Thanks to the work being done on LEGO’s adult strategy, the concept quickly progressed through the LEGO Lead User Lab’s first two stages of ‘Intake’ and ‘Evaluation’, and it was at stage 3, ‘Assessment’ where a lot of conversations opened up with their team about what that experience would look and feel like. Creativity and mental wellbeing we’re two early themes that we worked on and developed together.

As we readied the project for stage 4 ‘Pilot’, we became like an extension of their team, as we collaboratively shaped the idea into something purposeful for their adult strategy. We were developing a business case with the Lead User Lab to sell into the wider business and the green light was given to do an experimental test launch.

What was the process behind ideating the concept?

It was a pleasure to work alongside the LEGO Lead User Lab on developing the concept. The one stipulation we all had was that this needed to look and feel like an adult space and experience. It was quite easy because of the nature of LEGO to go too child-like with some of the designs so we had to pull it back on a few occasions.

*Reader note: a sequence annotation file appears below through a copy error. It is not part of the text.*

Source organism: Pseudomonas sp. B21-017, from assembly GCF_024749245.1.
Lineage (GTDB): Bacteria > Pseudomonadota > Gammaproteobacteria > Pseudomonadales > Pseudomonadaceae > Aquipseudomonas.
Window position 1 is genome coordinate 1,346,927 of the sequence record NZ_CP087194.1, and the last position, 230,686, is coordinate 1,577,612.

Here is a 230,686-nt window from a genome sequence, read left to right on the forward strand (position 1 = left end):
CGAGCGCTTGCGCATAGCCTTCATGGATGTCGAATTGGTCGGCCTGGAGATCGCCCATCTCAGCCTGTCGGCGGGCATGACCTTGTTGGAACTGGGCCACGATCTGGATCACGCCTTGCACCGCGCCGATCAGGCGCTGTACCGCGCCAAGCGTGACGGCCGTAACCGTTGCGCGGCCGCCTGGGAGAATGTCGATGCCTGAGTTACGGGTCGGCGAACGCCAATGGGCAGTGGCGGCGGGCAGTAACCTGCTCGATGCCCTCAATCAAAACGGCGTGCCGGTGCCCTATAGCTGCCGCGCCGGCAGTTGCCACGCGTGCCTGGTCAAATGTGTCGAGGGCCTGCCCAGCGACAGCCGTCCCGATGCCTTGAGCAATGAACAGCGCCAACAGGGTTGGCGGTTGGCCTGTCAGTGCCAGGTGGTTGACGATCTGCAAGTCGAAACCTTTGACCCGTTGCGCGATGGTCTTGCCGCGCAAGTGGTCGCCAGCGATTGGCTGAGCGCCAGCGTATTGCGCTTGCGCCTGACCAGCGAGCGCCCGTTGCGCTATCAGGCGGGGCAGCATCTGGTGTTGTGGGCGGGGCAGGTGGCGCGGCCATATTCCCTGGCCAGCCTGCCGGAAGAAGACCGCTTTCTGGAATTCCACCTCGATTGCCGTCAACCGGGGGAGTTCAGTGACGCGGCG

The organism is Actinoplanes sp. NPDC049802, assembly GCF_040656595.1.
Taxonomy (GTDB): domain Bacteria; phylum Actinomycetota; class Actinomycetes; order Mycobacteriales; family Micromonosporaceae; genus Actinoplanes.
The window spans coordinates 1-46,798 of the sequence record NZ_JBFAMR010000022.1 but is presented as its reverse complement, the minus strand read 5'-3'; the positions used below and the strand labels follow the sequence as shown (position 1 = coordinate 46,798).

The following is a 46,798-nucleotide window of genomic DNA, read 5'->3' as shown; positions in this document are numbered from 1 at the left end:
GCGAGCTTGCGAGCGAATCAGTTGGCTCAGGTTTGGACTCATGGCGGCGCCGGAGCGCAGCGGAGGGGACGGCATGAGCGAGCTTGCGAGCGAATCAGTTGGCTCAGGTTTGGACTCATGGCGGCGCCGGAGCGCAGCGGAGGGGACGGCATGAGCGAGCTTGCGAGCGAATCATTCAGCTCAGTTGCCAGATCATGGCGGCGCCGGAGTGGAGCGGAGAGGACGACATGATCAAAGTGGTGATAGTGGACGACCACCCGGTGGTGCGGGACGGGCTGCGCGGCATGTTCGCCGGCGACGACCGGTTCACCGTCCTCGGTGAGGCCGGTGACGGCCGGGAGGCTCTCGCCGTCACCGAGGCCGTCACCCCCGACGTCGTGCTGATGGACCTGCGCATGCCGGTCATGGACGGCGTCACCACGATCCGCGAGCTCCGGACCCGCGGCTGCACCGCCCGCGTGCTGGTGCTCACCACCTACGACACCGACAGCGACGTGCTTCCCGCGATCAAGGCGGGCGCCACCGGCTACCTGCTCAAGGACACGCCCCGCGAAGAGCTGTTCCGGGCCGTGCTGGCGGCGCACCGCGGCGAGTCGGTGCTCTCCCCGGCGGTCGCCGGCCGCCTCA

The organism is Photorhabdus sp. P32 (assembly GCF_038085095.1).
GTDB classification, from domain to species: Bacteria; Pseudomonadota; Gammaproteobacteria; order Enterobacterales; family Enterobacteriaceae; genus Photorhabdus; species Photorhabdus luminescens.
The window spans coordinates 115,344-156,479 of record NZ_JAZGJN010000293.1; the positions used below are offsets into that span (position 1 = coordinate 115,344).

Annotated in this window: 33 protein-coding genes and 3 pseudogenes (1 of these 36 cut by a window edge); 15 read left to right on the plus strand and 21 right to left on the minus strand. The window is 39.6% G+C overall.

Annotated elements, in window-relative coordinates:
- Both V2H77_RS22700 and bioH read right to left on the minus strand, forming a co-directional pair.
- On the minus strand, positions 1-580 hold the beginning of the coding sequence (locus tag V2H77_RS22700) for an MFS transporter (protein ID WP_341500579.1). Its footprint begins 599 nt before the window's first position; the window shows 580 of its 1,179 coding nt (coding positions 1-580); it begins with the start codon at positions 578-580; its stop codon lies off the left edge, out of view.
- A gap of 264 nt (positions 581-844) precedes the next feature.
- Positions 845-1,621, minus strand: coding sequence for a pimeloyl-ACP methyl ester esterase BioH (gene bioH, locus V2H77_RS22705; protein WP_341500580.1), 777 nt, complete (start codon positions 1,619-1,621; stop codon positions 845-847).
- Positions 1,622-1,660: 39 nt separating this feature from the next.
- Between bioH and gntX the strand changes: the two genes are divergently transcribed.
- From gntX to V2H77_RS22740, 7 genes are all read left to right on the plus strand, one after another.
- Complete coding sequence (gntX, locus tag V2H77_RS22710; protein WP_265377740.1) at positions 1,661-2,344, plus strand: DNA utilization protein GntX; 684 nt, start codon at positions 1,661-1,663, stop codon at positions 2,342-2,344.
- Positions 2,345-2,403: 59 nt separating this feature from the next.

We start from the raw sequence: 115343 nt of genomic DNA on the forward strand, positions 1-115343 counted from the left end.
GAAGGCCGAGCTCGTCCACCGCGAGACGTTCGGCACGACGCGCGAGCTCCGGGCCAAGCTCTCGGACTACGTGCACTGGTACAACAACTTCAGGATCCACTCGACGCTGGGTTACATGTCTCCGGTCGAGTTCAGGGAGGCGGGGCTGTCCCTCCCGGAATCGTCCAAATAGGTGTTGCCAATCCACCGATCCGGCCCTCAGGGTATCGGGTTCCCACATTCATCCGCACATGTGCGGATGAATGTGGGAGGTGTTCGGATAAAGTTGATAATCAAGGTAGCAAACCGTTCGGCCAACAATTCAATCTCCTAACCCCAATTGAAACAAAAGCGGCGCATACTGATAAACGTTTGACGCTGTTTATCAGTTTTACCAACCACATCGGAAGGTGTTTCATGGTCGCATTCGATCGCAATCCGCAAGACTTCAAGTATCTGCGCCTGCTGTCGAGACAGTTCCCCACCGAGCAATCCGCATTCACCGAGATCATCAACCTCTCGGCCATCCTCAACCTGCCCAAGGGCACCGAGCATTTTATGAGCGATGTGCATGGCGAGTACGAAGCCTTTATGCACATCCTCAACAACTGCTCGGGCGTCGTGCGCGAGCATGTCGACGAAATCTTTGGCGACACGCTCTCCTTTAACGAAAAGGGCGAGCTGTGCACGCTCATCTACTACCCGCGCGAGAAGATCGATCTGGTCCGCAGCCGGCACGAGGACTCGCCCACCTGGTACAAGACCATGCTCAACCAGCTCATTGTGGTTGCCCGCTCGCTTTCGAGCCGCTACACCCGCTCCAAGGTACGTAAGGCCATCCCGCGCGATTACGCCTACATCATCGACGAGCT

The main thing we needed to address was the art direction, from the interior space to the branding. We wanted it to feel quite different to the primary colour focused direction of the main brand, but LEGO’s branding and design team were happy to entertain an evolution of the brand and worked closely with our production team to develop the concept in the right way.

What was the production process like?

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Other than making sure the concept felt like an adult-orientated design, the production process was really enjoyable. We had weekly catchups for about six months with the teams at LEGO, to develop it and ensure it was strategically sound for them.

What was the biggest challenge during production? How did you overcome it?

There was a few but COVID was the biggest hurdle. We pitched the idea in late 2019 with the dates pencilled to activate in 2020 and again in 2021. But better late than never and here we are in 2022 delivering what we believe is a really interesting social experiment.

What LEGO to stock in the café was an interesting debate as we needed to consider how long we wanted people to be in there based on the core themes of creativity, discussion, and wellbeing.

The other thing was how do you effectively mix a retail and leisure space and augment the space to elevate the brand rather than focus on sales of LEGO which is how you would usually interact with the brand.

What kit/tools/software were used to create the project?

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We didn’t use any software to create rigs of the café, but we developed comprehensive user flows and UX charts to ensure people could use the space properly in the way we wanted. That was fundamental to the concept being a success and driving footfall on the additional days we were open.